Council Passes CE Elrich’s Order to Reinstate Capacity Restrictions as COVID-19 Cases Rise

Montgomery County Councilmembers unanimously voted to end alcohol sales in restaurants and bars after 10 p.m. and to reduce gathering sizes from 50 to 25 people, citing increasing cases of COVID-19.

As of 5 p.m. Tuesday, the county’s Late-Night Alcohol Sales Program will be suspended but take-out orders will be permitted, the council agreed at its Nov. 10 meeting. The program was initiated on Oct. 1 and 198 businesses had participated in the program.

Also mandated under County Executive Marc Elrich’s executive order that the council approved, there is a maximum of 25% of capacity allowed at fitness centers, indoor food service establishments, museums and art galleries, retail establishments and religious facilities.

Capacity is reduced to 25 percent or 25 people, whichever is lower, for bowling venues and for such services as hair salons, barbershops, massage and nail salons. Escape room businesses may reopen at a capacity limit of six people.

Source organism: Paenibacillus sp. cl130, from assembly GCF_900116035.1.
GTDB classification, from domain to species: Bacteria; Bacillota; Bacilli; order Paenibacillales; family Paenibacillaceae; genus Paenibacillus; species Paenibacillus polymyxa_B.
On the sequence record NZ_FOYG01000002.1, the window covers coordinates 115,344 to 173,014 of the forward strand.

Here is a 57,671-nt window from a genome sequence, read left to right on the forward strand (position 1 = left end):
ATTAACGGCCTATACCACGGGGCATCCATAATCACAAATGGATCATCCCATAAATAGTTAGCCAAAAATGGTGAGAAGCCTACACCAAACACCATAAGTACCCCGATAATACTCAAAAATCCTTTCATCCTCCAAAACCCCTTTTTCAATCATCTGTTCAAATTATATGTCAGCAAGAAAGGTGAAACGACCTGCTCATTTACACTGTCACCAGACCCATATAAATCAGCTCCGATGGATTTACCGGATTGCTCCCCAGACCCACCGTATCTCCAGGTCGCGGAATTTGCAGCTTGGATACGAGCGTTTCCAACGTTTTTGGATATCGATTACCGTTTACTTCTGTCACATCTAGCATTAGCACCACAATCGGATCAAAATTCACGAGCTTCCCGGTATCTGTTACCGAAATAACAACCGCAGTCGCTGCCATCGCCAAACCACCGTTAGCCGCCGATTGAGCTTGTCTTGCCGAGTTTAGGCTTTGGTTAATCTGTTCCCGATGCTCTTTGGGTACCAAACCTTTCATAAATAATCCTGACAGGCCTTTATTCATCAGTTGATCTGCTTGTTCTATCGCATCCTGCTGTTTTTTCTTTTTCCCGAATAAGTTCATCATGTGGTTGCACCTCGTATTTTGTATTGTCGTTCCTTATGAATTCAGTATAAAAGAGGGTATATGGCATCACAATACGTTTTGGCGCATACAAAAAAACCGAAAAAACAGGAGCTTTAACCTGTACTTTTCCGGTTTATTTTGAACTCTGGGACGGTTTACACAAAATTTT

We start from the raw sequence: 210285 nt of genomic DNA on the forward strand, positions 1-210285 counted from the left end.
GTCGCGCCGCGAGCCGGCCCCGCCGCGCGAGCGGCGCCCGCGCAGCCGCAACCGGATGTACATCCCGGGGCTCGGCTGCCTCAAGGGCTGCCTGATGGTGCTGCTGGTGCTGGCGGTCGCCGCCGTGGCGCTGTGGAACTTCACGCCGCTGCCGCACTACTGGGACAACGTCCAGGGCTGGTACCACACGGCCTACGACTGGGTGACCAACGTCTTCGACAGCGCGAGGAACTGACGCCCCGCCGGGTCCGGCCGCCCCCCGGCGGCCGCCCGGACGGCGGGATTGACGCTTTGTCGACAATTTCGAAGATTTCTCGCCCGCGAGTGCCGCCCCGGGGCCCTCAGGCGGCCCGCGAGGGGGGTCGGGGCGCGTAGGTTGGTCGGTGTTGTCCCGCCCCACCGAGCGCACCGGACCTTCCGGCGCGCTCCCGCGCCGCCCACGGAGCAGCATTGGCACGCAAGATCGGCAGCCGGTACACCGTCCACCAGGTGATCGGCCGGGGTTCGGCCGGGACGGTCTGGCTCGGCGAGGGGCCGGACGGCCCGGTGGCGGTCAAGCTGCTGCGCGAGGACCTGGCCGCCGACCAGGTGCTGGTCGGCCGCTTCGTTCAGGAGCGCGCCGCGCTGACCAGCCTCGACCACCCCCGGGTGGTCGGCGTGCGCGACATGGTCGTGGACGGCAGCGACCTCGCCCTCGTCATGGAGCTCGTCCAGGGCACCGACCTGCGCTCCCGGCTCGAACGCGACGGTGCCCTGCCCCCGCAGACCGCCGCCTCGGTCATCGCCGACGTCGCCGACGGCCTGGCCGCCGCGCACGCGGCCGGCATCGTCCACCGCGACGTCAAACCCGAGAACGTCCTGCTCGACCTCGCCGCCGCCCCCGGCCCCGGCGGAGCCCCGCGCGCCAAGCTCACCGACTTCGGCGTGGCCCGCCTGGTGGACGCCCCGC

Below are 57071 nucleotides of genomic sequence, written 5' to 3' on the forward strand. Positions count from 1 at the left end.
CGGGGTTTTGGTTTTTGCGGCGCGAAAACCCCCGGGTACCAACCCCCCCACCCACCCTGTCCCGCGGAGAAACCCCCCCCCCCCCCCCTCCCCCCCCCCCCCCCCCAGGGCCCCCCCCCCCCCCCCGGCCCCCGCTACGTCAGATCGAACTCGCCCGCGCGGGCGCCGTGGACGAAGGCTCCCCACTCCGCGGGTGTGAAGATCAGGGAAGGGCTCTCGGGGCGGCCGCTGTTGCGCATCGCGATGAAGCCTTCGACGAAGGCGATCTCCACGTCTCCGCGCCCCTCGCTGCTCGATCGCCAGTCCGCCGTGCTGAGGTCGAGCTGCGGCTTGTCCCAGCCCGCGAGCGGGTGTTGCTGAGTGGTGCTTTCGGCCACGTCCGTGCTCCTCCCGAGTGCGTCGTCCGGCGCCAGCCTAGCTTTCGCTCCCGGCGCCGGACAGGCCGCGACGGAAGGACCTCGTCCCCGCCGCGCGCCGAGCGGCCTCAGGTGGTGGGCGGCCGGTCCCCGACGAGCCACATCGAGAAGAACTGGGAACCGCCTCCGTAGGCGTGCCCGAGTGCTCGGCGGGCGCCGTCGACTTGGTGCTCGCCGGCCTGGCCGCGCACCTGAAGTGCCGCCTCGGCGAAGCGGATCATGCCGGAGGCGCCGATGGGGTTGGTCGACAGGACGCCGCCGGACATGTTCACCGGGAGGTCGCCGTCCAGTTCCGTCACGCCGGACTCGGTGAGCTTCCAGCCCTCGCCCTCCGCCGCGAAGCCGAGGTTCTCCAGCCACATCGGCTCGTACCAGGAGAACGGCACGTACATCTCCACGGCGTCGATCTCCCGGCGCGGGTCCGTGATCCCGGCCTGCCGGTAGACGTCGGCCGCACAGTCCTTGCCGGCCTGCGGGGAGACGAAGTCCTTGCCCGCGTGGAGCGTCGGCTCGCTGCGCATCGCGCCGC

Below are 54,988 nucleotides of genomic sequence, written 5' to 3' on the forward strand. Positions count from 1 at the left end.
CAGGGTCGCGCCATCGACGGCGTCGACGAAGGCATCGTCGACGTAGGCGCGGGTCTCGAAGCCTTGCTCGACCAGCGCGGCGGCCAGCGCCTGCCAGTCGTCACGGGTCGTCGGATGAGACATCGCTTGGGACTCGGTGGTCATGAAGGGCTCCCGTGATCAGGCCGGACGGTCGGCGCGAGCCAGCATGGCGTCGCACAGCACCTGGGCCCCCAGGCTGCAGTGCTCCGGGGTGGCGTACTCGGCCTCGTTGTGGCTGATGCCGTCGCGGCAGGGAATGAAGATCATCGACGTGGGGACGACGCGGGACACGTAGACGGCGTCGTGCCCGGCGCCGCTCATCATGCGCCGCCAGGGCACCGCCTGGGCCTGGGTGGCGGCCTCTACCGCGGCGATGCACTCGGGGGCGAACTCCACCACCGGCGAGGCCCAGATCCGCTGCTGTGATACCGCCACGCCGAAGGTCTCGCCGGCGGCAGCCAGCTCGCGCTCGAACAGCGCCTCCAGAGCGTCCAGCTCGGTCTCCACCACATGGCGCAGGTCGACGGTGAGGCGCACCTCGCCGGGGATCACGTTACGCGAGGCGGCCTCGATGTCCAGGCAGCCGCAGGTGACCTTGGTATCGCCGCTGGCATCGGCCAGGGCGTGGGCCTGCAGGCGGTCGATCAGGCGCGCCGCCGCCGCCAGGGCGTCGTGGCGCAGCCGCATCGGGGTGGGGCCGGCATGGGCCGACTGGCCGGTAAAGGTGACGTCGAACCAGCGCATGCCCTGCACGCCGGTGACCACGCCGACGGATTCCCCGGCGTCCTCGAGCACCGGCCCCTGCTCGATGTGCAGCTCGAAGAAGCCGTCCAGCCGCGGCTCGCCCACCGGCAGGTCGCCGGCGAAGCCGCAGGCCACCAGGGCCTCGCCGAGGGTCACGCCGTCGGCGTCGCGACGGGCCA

Council President Sidney Katz said he was “very concerned” with the increase in COVID-19 cases. On Tuesday morning, the Maryland Department of Health reported that there were 185 new cases here. The number of newly confirmed cases and the test positivity rates have been rising during the past 30 days.

Councilmember Andrew Friedson said he understood the need to bring back some restrictions but regretted that it would probably result in the closings of additional businesses.

During a public hearing, Tom Ruder, the owner of several salons and spas, and Piotr Gajewski of the National Philharmonic, urged the council not to reduce inperson capacity in their businesses.

Also during the council meeting, Dr. Travis Gayles, the county’s health officer, said, “Hospital numbers are starting to increase as well as the utilization of the emergency room.” He noted that hospitals are seeing an increase in cases among young people.

During the past weekend, there was “a significant increase in cases involving youth ice hockey,” he said.

Earl Stoddard, director of Montgomery County Office of Emergency Management & Homeland Security, predicted that if the number of COVID-19 cases stop climbing and instead return to reduced levels, “If the trend line that we are currently on continues as it is,” he predicted, “I would be very surprised if you see any real substantial in school education.”

He added that the measures taken to curtail some restrictions were designed to lower the number of cases.

Montgomery County Public Schools recently discussed the possibility of returning to school in 2021.

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